Laying out a PCB using software like Eagle is beyond the scope of this post. If you can follow the appropriate Sparkfun Tutorial, it’s pretty easy to pick up. Something to note: for single sided home-made PCBs, put all traces and surface mount components on the BOTTOM layer. Put any necessary jumpers on the top layer. When you’re ready to print, just turn off all the layers you don’t want turned into copper.
Dale Dougherty, Make Magazine publisher did this nice Ted talk on Makers. If you are ever looking for a good way to tell people what LVL1 is all about, have them watch this video. BTW, Dale is from Louisville and visited our Hackerspace last summer.
We are having a Car-B-Gone workshop at the space this afternoon. Sorry we did not get the Eventbright announcement up. Just show up to build your very own Car-B-Gone tonight at 8-ish. If you do not know what a Car-B-Gone is… it is another fine Mitch Altman project. Read about it here
Following the Car-B-Gone workshop will be the ever popular Beer-B-Gone workshop. Hope to see everyone there.
Many readers of this blog have probably either built a mini-Sumobot or watched one in a mini-Sumobot competition. They are works of art, a tight little bundle of power, sensors and control, with one task in mind: push the other little bugger off the mat. The designs on these little bots vary widely in design as well as performance. Did I mention that they can be expensive? Even ready to make kits are over $100 shipped to your door. And if you are going to buy a lot of specialized parts online including the right motors, wheels, sensors and a brain can cost you a fair amount.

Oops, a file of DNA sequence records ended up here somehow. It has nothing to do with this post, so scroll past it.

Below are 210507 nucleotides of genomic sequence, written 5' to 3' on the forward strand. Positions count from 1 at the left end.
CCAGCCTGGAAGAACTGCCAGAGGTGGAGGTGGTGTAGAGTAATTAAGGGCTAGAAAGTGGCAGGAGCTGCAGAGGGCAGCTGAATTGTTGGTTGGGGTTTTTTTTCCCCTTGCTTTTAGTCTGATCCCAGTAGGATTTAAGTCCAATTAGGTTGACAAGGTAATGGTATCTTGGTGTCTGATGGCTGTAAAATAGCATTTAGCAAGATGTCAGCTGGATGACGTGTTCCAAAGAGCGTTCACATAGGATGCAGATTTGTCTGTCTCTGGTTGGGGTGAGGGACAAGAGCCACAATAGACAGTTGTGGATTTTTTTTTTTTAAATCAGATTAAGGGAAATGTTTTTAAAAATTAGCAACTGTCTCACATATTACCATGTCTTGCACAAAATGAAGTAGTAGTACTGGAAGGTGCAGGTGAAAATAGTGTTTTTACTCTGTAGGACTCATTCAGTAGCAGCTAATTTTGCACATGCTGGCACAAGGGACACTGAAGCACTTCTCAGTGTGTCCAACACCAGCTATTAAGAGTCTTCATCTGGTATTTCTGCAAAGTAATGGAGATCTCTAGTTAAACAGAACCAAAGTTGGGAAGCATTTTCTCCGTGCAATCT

A son of one of LVL1′s members got a little too close to a bandsaw over the Christmas break… Remember, safety first! But what started as a lesson on what *not* to do (i.e. don’t be too cavalier with a bandsaw) turned into a nice lesson on DIY stitches. Why would you stitch yourself up? His explanation was “something something waiting rooms something something scar tissue.”
Remember if you can’t fix your body, you don’t own your body.
Just in time for the holidays! Build a small & simple, but very powerful USB charger for your iPod, iPhone, mp3 player, camera, cell phone, and just about any other gadget you can plug into a USB port to charge! Perfect holiday gift! Only $35 – cheap!
Sign up for the class here: http://wiki.lvl1.org/MintiBoost